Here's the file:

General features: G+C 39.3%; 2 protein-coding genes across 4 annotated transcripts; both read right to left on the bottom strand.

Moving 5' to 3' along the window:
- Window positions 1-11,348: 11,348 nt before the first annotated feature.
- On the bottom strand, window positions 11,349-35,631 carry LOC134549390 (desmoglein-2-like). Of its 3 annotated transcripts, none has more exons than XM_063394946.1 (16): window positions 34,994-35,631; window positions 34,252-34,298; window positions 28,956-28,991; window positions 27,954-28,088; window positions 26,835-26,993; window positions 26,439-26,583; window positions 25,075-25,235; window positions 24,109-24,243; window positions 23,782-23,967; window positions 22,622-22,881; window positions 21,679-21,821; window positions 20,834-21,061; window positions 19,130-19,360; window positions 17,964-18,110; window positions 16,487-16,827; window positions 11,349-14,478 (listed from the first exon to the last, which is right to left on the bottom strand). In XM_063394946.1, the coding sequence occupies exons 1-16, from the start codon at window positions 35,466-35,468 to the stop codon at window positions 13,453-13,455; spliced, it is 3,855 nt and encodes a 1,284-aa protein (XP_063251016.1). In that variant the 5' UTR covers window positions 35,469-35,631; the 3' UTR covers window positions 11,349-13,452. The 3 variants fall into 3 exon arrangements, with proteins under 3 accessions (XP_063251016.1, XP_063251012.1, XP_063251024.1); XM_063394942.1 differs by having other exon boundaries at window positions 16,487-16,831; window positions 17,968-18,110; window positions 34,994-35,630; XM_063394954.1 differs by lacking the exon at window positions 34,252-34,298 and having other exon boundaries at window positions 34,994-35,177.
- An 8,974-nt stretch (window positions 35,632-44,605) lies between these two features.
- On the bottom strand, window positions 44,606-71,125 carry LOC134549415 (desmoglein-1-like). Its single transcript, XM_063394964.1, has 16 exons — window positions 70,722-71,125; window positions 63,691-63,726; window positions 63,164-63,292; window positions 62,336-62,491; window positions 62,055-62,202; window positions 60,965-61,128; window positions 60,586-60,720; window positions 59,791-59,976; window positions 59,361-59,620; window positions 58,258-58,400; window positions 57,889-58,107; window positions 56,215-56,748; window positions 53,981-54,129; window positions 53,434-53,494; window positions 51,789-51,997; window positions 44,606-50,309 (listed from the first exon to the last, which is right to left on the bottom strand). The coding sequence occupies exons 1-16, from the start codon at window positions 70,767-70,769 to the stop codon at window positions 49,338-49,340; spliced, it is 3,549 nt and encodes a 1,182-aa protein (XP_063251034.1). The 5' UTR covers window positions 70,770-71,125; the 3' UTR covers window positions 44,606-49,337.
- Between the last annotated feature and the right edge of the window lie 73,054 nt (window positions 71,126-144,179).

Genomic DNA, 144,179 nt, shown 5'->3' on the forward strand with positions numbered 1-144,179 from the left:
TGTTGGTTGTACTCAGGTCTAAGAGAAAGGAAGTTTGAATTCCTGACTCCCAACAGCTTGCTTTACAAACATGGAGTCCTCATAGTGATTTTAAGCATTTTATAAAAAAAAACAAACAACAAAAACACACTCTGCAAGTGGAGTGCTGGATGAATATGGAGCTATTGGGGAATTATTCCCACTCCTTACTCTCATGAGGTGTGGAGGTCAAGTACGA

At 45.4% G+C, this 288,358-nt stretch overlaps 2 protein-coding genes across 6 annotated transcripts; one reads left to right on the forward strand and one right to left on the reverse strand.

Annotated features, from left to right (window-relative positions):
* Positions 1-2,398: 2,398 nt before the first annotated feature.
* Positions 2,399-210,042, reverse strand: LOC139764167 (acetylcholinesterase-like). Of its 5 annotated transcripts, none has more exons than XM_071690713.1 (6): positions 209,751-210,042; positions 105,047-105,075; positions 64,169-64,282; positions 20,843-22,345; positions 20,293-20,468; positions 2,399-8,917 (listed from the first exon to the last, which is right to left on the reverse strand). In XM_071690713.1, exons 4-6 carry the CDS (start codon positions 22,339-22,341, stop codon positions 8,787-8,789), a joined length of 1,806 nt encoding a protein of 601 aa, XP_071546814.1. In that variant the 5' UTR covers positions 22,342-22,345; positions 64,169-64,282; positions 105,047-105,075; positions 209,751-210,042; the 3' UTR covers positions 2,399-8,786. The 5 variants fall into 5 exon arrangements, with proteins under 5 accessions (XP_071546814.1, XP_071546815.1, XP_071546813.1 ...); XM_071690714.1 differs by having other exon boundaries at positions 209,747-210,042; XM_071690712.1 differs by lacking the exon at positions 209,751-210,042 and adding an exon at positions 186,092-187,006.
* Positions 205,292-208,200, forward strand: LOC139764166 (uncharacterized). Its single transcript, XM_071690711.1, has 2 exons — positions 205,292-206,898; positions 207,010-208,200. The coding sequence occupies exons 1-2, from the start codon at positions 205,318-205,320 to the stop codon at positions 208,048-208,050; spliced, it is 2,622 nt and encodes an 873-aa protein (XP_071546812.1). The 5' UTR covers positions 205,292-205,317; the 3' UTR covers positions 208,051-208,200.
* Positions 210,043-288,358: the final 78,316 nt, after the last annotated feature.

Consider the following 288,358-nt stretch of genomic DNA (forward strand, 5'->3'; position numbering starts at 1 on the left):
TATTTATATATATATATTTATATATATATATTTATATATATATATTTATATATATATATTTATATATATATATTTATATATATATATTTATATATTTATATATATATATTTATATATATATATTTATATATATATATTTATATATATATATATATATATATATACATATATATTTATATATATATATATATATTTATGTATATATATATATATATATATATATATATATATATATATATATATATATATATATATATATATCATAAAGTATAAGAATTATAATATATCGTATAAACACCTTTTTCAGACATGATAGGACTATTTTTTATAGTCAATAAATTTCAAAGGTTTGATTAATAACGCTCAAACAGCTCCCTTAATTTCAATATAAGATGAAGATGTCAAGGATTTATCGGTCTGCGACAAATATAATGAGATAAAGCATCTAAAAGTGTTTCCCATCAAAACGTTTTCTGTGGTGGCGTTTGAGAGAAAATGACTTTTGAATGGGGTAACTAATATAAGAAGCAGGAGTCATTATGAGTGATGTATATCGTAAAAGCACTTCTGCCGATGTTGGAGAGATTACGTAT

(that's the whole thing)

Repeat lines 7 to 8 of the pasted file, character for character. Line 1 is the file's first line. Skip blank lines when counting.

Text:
- Between the last annotated feature and the right edge of the window lie 73,054 nt (window positions 71,126-144,179).

Genomic DNA, 144,179 nt, shown 5'->3' on the forward strand with positions numbered 1-144,179 from the left: